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Shot girl shares how job has impacted life

Haley “Rae” Ahrens has been a shot girl at Ground Zero for a year and a half.

Photo by Hannah Jewell 
Staff Writer

Haley “Rae” Ahrens has been a shot girl at Ground Zero for a year and a half. Photo by Hannah Jewell Staff Writer

Hannah Jewell, Staff Writer

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Being a shot girl is not as easy as it seems.

Drunk college students, late hours and school are among the few factors that a shot girl might face. Rae Ahrens can attest to these issues.

Haley “Rae” Ahrens, 21, worked at Whitewater’s Ground Zero for almost a year and a half while attending school at UW-W. You may remember the recent college grad by her vibrant purple and pink hair and outgoing personality.

Starting off, the hours were difficult and readjusting to the time change was just as hard. For most nights, Ahrens went to bed as late as 4 a.m.

“I am staying up until 2…then I come home and I am wired up and I’m hungry,” Ahrens said.

Ahrens frequently skipped Monday classes. As the issue grew, Ahrens started to force herself to get up earlier and taught herself how to handle the lack of sleep.

Trying to juggle work and school proved to be problematic right off the bat. After getting into the swing of things, Ahrens focused on prioritizing her time and putting school on the top of her list. She began to be strict on getting schoolwork completed.

“There was definitely a couple times I would be walking around selling shots and having that ‘oh s**t’ moment when that paper was due and I am at the bars.” Ahrens said.

Scary moments

There were also a few altercations with bar goers that cause Ahrens’ friends and family to be wary of her job.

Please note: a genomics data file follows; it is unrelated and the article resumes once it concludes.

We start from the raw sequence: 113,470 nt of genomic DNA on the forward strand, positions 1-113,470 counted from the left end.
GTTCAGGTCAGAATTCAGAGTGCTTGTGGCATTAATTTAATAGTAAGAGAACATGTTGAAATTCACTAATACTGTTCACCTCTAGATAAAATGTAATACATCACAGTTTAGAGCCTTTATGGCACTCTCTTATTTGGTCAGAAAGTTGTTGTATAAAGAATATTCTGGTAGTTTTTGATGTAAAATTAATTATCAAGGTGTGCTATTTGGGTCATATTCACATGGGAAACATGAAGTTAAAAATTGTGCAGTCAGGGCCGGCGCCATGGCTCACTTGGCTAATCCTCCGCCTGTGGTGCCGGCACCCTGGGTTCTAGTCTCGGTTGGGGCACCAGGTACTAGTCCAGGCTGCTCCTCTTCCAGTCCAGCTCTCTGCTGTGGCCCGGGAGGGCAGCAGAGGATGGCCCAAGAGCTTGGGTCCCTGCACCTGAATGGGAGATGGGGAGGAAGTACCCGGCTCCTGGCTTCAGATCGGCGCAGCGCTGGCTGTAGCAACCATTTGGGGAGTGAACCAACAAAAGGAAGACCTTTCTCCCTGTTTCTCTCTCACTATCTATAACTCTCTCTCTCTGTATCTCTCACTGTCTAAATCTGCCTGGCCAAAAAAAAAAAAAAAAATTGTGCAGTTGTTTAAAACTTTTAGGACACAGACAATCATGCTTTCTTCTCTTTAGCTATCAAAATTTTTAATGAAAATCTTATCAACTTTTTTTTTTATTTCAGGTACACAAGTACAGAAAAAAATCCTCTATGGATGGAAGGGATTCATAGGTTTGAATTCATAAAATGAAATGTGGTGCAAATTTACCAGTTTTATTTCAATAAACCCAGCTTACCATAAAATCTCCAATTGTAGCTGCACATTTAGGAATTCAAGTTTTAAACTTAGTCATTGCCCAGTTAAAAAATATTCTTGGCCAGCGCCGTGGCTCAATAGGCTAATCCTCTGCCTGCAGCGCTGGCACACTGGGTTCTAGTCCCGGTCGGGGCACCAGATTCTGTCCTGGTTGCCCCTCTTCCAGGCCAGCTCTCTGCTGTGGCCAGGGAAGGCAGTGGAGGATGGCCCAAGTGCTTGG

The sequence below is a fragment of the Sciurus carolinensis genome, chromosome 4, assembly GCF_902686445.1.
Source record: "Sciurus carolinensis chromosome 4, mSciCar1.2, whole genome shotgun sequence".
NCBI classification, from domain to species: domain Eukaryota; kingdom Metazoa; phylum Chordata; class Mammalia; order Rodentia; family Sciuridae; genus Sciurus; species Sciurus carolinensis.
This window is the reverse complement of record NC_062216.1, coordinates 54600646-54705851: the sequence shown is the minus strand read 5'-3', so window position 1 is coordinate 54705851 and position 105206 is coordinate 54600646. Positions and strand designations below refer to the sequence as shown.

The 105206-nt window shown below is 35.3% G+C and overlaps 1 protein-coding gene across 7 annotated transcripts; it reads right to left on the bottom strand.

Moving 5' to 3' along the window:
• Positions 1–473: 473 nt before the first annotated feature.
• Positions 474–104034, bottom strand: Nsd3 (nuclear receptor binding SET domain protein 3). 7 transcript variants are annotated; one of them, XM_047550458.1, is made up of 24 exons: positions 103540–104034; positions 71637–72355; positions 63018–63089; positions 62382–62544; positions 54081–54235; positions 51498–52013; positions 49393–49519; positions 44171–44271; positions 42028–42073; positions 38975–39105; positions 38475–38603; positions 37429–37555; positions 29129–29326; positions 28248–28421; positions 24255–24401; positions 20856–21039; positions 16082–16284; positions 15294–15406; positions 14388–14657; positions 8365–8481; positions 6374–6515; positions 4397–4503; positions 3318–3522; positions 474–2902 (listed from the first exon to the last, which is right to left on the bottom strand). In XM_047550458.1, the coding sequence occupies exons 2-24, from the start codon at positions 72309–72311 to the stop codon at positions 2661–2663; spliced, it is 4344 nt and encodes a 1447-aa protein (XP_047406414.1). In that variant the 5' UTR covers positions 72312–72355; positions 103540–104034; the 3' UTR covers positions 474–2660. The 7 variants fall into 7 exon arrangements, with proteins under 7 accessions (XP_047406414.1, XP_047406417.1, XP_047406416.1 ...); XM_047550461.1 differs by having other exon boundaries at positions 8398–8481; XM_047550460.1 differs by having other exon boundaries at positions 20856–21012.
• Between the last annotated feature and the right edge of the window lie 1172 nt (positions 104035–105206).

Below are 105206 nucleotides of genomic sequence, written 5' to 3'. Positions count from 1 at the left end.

When she first started working at the bar, Ahrens said there was a time when three men came into the bar, two in their mid-twenties and one in his forties. The older gentleman began to grab Ahrens; she instantly felt “creeped out.” After the man grabbed her again, she had them kicked out.

After her shift, around 2 a.m., Ahrens began to walk to her car and noticed that the group of men were standing outside of the bar.

“My instincts kicked in and I am like ‘Don’t walk to your car because they will know what kind of car you will have,’”Ahrens said.

Ahrens decided to walk to a nearby bar. The group of men began to follow her. The older gentleman grabbed her by the hips and spun her around. Ahrens began yelling at the man to leave her alone and she attempted to hit the man.

“I was ready to fight or run,” Ahrens said.

A group of what Ahrens believes to be football players stumbled upon what was happening, and they walked over to help her which caused the older gentleman and his friends to leave.

“I almost quit right then and there,”Ahrens said. “I was like this is super scary and sketchy.”

That night, Ahrens told her parents about what happened. Ahrens father then purchased her a Taser to carry when she left the bar.

Since that incident, nothing remotely similar happened again, but Ahrens did insist on having a bouncer walk her to her car.

Ahrens admits that even with all the craziness, she wouldn’t change anything. She attributes earning lifelong friends to her job at the bar.

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Shot girl shares how job has impacted life